Calgary is no stranger to a boom-and-bust economy and the impact each has on both businesses and families. The most recent bust has significantly affected Calgarians in every area, notably in the ability to sell their homes. Calgary’s real estate market over the past year has mirrored the economy: slow to rebound after enduring years of recession. While there are signs of improvement, the road to recovery is expected to be a long and bumpy one.
“It’s going to be a slow process of recovery,” says Ann-Marie Lurie, chief economist for CREB. “This recovery will feel really different. It’s going to take some time before prices are back to where they were, before we see more normal activity in the market, before we get rid of all this additional supply in the market.”
As in every business, success boils down to supply and demand. In Calgary, the real estate market is experiencing oversupply and low demand as economic uncertainty continues to be a factor for potential buyers. Inventories have been rising on both the resale and new home sides resulting in more homes on the market, homes remaining on the market for longer periods of time, and downward pressure on home prices.
“In September there were almost 2,100 units that were unsold in the market. That’s the highest inventories have been since we started collecting data in 1990,” says James Cuddy, senior analyst for CMHC.
While nearly half of the unsold inventory in Calgary consists of apartment and condominium units, semi-detached and row units are also at an all-time high at 14 per cent and 11 per cent of the inventory respectively. Single-family units make up the remaining approximately 25 per cent of listings. Across the region the sales-to-listing ratio sat as low as 41.5 per cent in September, giving potential buyers plenty of options.
Homebuyers are being cautious about purchasing for more reasons than just the weaker economy. Calgary’s unemployment rates have remained relatively high, hovering around eight per cent throughout the year, and the city hasn’t seen the job growth needed to stimulate the economy and ignite housing demand. On top of that, new rules on mortgage lending mandated a minimum qualifying rate for uninsured mortgages. Potential buyers are now required to meet a qualifying rate that is either the five-year benchmark rate published by the Bank of Canada or two percentage points above the mortgage holder’s contractual mortgage rate, whichever is greater. Today, those people looking to buy their first property or who are shopping around to renew an existing mortgage have to pass this stress test to show they will be able to afford their payments once interest rates inevitably rise again.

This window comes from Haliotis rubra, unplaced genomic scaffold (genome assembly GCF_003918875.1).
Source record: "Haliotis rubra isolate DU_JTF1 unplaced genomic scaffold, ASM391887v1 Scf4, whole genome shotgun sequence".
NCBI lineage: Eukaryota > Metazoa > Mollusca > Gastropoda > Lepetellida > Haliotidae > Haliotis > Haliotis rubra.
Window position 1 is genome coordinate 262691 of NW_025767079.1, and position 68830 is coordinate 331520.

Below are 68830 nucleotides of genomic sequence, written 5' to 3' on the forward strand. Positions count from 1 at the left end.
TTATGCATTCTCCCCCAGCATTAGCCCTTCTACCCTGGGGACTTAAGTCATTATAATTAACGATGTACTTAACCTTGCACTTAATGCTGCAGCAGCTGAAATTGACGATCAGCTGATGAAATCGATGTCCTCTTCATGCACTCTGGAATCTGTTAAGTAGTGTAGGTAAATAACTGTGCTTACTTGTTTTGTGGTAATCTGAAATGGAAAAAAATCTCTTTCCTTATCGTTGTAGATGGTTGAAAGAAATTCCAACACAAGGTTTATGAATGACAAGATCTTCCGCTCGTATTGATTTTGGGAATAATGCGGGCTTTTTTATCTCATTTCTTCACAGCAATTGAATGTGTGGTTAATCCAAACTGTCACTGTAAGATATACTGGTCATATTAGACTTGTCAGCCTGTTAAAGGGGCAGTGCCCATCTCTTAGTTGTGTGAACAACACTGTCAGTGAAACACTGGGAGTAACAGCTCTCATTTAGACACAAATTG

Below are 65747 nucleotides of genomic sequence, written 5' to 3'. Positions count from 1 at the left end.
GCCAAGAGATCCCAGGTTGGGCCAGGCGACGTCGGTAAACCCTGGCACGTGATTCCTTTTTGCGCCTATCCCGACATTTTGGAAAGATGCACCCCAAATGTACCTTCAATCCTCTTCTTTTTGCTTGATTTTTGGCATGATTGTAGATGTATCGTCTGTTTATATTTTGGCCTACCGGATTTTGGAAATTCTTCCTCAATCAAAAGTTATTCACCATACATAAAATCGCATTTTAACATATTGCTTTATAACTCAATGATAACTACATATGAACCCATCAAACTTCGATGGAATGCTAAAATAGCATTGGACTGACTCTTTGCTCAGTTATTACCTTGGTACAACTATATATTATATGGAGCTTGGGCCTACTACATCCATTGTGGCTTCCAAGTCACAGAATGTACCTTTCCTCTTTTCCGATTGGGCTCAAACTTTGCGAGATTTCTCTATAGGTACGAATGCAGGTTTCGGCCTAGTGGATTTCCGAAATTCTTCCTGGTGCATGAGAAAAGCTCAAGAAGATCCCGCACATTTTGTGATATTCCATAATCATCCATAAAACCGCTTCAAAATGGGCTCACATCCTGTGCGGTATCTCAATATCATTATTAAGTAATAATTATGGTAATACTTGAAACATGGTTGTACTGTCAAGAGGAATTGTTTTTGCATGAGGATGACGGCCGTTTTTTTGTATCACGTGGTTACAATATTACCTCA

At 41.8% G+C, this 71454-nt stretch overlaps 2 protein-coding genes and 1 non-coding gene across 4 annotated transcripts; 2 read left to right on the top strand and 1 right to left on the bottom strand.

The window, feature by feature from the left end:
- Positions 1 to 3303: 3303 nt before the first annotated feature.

“The mortgage eligibility rules were a real problem. They [the OSFI] wanted to fix a problem in Vancouver and Toronto but it didn’t need to be a national implementation, which has had a negative effect here, in a market that was hit harder than anywhere else and is looking to recover from the recession,” says Guy Huntingford, CEO of BILD Calgary Region.
On top of the more stringent lending rules is the increasing benchmark lending rates, which were raised for the fifth time since last summer to 1.75 per cent in October. The Bank of Canada kept rate hikes at record lows for the past several years to stimulate the economy after the 2008 downturn, but more rate hikes are expected in 2019 as the Canadian economy continues to improve. These hikes further increased borrowing costs for potential homebuyers and in many cases delayed their entry into home ownership in 2018.
While it has been a sluggish market this year, 2019 is expected to improve gradually as the provincial and local economy improves. Developers are bullish about the market and continue to build in underserved areas while economic growth will eventually result in rebounding real estate prices and greater demand.
“We’ve had positive net migration but it hasn’t translated to ownership demands yet. As the rental market starts to fill, that slowly filters through the whole aspect of the market,” says Lurie.
Inter-provincial migration is trending up, with more than 11,000 people moving into the province this year. This influx will begin to absorb some of the excess inventory in the rental, resale and new home markets. In the meantime, challenges surrounding market access as well as diminished investment activity due to a volatile energy market will mean the real estate market will maintain a slow path to recovery in 2019.
“We expect that population growth and employment growth will grow modestly over 2019 and 2020, and this will help to absorb some of these [inventory] highs. But the caveat is it’s going to take time for the market to balance,” says Cuddy.
And real estate professionals are greeting 2019 with cautious optimism and patience to allow the market to do just that.